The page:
Here we spin up another process that repeatedly takes key chords from the chord-ch channel, and checks to see if we have the correct chord and whether the query input is focused. If both of these conditions are met, then we simulate making a server request, and when the results come back, we update the results area. One thing to note is that (aset results-display "innerText" (<! (mock-request (.-value query-input)))) will halt its evaluation until we can take a value from the channel returned by (mock-request (.-value query-input)). Internally, the go macro rewrites our code into a state machine, but all that we need to know is that whenever we need to park a process until a value is ready, any code that depends on that value will be deferred until after the value is delivered.

Quick Review

  • Describe the difference between >! and put!
  • How could we change the previous go block to time out a request after 1500 milliseconds?

Channels as Values

As we saw in the mock-request function, we can create channels anywhere in our code. We can pass them as arguments to functions or return them from functions. Although the serve the special purpose of facilitating communication between processes, they are just regular ClojureScript values.

It is a common idiom to return a channel from a function that produces some result asynchronously. Whereas in JavaScript, we would usually return a Promise (or write the function as async), we often return a channel when we intend for a function to be called from within a go block. Author and Clojure instructor Eric Normand suggests naming functions that return channels with a < prefix.2 Following this convention, our mock-request function would become <mock-request. This makes it easy to visually distinguish functions that return channels from other functions. Remember, however, that a function that returns a channel is less general than one that accepts a callback because when we return a channel, we dictate that any value eventually produced by that function must be consumed in a go block. For this reason, we should usually prefer writing functions that take callbacks if we do not know how we will eventually want to call them.

In addition to channels that simply create a channel that they will eventually put a value into, we can create some interesting higher-order channel functions. For instance, we can create a channel that merges values from any number of other channels:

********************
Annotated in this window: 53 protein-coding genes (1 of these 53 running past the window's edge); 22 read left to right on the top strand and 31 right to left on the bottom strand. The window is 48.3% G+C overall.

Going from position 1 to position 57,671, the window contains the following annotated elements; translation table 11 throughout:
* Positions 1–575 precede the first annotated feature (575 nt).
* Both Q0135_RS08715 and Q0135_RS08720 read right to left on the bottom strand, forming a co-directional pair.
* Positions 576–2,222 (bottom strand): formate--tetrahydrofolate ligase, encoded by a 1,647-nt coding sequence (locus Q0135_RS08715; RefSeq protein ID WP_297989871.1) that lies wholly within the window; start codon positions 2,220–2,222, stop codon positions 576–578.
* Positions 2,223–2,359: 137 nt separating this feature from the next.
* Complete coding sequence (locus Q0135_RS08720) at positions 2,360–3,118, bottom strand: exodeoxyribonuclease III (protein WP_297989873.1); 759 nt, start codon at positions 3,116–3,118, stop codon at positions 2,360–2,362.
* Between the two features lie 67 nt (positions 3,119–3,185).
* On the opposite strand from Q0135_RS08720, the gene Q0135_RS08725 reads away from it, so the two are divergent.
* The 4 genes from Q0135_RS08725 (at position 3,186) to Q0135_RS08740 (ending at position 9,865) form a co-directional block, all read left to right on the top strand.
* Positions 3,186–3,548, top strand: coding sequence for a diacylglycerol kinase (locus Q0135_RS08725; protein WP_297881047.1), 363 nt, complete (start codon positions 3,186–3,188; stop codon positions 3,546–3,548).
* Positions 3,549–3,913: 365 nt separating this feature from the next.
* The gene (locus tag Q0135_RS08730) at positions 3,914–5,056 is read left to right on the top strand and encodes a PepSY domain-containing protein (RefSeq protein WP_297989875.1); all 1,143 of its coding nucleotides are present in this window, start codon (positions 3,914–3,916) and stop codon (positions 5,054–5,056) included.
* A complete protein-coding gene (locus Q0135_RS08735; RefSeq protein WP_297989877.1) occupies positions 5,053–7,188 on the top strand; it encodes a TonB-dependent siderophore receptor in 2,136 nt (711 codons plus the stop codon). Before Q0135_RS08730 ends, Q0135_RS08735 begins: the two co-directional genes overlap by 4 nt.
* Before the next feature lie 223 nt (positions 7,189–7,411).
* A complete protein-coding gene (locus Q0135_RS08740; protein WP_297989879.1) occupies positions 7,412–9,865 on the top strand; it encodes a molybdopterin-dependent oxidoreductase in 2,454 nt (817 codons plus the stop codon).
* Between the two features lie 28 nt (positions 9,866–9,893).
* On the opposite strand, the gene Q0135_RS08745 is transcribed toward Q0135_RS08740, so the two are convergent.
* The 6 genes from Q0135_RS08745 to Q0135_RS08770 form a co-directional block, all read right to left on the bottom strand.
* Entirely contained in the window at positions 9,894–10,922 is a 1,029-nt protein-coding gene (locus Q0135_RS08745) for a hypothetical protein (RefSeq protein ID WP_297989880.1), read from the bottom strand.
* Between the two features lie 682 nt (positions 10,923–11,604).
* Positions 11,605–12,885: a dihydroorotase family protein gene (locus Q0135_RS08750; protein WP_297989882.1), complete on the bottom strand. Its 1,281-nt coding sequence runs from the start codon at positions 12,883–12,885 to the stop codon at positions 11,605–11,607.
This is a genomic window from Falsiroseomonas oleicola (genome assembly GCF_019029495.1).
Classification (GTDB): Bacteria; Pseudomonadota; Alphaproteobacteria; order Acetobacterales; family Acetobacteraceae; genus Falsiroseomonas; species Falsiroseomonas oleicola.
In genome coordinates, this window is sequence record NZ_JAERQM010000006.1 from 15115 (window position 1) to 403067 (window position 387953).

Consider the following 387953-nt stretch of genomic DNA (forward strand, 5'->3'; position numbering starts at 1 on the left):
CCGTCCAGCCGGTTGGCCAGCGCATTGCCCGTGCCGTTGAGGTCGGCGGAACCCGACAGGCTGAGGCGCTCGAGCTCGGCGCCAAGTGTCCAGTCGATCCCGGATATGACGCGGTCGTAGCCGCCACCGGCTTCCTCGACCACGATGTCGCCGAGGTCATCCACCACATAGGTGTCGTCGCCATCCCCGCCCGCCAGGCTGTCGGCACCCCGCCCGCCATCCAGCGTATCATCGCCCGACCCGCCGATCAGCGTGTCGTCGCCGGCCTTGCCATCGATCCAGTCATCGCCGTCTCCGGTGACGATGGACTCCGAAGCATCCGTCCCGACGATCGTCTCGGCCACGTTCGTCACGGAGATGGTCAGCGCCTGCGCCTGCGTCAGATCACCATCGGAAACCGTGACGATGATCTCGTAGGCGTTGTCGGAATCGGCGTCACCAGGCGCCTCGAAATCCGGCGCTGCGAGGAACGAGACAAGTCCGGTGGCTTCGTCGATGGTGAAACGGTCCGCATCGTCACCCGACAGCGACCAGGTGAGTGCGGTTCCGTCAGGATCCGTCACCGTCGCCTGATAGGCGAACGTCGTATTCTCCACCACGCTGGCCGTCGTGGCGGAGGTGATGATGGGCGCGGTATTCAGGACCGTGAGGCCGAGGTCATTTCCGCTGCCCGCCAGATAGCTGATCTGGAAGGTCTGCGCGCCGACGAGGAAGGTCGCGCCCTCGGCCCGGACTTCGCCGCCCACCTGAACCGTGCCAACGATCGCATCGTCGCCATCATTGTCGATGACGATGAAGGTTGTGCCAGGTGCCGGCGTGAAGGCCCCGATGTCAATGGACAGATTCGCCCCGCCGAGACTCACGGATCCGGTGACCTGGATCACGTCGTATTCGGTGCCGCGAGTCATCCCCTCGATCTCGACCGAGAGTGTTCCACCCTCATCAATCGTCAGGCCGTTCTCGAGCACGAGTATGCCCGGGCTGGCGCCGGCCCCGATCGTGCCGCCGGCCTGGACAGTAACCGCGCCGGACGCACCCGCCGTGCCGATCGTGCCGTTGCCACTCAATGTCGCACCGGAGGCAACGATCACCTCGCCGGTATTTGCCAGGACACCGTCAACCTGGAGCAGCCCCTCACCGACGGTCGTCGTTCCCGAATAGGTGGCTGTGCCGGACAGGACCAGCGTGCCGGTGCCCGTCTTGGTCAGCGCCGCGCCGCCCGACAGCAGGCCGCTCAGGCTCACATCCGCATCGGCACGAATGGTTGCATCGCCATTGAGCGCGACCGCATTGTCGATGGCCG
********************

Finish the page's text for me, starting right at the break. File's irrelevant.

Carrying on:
(defn merge-ch [& channels]
  (let [out (chan)]
    (go-loop []
      (>! out (first (alts! channels)))
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At the beginning of the lesson, we already saw another useful higher-order channel function that filters the values in a channel to only ones that satisfy a predicate. Let's look at one more example - a function that synchronizes 2 channels such that it waits for one value in each channel then produces a pair of [chan-1-val chan-2-val]:

(defn synchronize-ch [chan-1 chan-2]
  (let [out (chan)]
    (go-loop []
      (>! out [(<! chan-1) (<! chan-2)])
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With very simple functions, we can easily create very sophisticated asynchronous systems. Most importantly, because channels are values, we can create functions that manipulate channels in such a way that we abstract the communication patterns out of our business logic.


In this lesson, we learned about the Communicating Sequential Processes concurrency model and core.async, its ClojureScript implementation. After learning about the core concepts of CSP, we explored how go blocks create lightweight processes that run concurrently and can park when waiting to write to or read from a channel that is not ready. We talked about how channels help us communicate between processes and synchronize their state. Finally, we saw that the fact that channels are plain ClojureScript values makes it possible for us to manipulate the communication structure of our processes separately from our business logic. While core.async has the same expressive power as Promises and async/await in JavaScript, it presents a very useful way of thinking about concurrency that lends itself to SPAs, which often have multiple sequential interactions that all need to be handled concurrently.

  1. The original formulation of CSP did not have channels. Instead, each processed had a unique name and passed messages to other processes directly. All notable implementations of CSP today use named channels to communicate between anonymous processes. 

  2. Eric Normand's style guide for core.async can be found at